Caryn Martin is a graduate of Maryland Institute College of Art and University of Maryland, College Park. She formerly worked at The Baltimore Museum of Art and is currently teaching in Baltimore County. Solo exhibitions include "A Sense of Place" at Sheppard Art Gallery in Ellicott City and "Atmospheric Abstractions" at Creative Alliance, Baltimore. See the review at: http://www.citypaper.com/arts/story.asp?id=16167
In recent years, I have attempted to utilize abstracted landscape to communicate universal experiences and emotions. For example, how does one visually communicate the human concept of gratitude, of prayer? Landscape becomes internal landscape. To me, the act of introspection mutes color and specificity. The distinction among sky, sea and land often becomes insignificant.
Visual memories and past experiences inform my work. From 1999 to 2007, I used my time spent in Umbria, Italy (1999) as a framework for my paintings, initially relying on the views from my apartment in Corciano near Perugia. I painted from the memory of the Italian landscape, with a focus on the unique color and light in Umbria. From 2007 to the present, the work came to represent states of being—the abstracted landscapes became a metaphor for internal journey instead of a record of external experience.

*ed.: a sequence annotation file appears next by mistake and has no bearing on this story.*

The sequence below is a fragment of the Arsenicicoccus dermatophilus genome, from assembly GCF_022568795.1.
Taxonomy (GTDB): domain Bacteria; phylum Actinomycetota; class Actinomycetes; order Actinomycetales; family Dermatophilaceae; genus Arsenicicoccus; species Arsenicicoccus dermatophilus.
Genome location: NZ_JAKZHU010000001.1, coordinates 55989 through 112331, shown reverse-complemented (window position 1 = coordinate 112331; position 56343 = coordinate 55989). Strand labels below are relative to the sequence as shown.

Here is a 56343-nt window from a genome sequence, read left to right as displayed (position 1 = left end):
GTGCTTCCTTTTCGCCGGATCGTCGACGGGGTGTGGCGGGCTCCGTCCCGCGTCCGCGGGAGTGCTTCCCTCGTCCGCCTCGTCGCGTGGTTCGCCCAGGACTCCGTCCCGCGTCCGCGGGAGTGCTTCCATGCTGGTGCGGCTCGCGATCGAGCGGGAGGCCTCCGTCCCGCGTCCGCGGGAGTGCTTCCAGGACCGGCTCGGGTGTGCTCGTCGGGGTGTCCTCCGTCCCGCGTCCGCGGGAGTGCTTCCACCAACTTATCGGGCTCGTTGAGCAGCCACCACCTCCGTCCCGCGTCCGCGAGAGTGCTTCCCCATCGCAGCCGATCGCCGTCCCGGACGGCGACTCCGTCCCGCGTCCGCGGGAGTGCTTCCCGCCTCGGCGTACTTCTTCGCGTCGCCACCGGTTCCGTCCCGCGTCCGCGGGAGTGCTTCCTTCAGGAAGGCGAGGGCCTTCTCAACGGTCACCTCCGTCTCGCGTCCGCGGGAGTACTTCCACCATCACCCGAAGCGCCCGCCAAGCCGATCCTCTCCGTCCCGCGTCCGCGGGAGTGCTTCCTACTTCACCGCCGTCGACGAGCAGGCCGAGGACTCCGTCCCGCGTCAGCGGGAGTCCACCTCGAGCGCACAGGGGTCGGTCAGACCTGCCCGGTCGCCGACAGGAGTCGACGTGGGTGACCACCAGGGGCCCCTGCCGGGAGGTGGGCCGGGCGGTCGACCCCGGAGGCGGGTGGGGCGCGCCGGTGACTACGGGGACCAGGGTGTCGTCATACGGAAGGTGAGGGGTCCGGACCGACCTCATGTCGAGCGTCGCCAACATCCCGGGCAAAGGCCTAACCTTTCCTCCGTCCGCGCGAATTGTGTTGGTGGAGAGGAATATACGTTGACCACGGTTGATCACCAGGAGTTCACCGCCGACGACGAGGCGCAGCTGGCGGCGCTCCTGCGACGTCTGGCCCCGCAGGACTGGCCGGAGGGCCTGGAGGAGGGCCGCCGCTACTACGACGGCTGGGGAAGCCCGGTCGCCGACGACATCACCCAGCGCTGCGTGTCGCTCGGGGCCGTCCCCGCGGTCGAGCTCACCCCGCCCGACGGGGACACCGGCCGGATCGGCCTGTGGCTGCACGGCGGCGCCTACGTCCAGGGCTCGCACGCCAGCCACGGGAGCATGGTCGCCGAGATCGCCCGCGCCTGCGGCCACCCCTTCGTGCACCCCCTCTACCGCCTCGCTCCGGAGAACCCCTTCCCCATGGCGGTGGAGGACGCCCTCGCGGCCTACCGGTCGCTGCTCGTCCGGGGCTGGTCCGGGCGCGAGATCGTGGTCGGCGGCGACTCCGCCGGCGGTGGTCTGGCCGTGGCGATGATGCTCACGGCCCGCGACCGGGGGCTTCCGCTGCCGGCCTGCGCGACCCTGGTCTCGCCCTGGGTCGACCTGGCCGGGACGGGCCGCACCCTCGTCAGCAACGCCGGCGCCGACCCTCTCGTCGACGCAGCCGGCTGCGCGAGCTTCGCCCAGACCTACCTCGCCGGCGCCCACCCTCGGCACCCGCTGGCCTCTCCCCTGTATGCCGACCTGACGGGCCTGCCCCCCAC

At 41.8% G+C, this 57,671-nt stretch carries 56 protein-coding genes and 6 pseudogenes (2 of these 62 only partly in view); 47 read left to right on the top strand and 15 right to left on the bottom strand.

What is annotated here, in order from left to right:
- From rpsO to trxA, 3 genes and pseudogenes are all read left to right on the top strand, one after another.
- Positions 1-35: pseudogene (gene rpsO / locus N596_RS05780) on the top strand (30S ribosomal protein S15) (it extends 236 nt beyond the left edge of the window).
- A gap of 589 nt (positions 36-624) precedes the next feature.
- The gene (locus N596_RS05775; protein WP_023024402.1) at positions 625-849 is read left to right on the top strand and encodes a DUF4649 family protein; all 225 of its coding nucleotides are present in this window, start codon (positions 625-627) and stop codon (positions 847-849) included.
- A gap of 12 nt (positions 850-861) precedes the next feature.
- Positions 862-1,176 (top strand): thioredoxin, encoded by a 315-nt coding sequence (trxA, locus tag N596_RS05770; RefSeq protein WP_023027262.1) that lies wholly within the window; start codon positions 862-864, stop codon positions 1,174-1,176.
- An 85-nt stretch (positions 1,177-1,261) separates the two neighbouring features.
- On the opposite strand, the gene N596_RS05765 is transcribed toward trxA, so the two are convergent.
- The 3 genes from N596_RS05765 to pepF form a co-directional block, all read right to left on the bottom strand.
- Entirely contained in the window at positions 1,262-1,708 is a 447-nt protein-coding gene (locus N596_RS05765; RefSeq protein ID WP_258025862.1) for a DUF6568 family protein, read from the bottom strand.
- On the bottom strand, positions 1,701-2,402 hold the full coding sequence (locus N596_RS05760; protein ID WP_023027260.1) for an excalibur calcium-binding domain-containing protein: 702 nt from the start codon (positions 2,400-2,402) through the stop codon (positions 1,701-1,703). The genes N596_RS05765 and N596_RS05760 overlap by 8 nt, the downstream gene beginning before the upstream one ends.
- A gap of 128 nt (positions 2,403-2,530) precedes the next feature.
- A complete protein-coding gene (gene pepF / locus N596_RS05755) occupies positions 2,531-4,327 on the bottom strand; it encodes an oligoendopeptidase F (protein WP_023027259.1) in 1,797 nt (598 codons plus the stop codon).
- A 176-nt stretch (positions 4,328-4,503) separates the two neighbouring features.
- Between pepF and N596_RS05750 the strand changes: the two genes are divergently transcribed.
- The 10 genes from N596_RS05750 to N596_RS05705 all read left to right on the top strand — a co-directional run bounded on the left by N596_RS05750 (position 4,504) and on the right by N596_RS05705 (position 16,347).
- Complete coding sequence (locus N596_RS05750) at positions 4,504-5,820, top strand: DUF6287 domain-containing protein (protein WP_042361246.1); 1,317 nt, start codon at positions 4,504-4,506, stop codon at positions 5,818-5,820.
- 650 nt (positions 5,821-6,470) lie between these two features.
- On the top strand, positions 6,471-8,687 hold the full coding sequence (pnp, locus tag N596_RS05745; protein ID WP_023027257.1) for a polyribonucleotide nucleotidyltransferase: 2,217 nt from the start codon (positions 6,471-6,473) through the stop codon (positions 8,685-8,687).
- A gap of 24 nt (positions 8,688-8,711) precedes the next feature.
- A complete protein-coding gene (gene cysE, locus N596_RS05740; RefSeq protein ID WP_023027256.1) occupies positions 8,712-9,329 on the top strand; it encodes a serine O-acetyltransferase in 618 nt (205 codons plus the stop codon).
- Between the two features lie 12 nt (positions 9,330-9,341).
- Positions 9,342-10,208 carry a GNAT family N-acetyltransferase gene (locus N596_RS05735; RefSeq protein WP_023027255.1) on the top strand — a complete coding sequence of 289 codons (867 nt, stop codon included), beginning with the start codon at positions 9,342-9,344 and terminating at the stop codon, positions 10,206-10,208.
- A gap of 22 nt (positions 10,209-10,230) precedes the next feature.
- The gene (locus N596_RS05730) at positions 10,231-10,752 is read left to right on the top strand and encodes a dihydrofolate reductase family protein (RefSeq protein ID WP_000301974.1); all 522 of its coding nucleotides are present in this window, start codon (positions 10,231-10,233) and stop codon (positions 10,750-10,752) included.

The Gratitude/Struggle series began during the illness of a family member. Although difficult to discern in digital images, the “black” areas in this series have many subtle shifts in color and direction, and are meant to create a feeling of darkness and confusion. The areas of light can be within grasp or, at other times, hard to reach. The Gratitude/Awakening works represented a time of indecision with intense moments of clarity. The Gratitude/Awareness pieces were meant to communicate a sense of living in a constant state of gratitude, with areas of light representing a heightened awareness. The newest works, “Prayer” and “Seeking” are paintings about the act of searching for broader understanding. In these works, the act itself serves a purpose, whether clarity is truly reached or not.
web site: www.carynmartin.com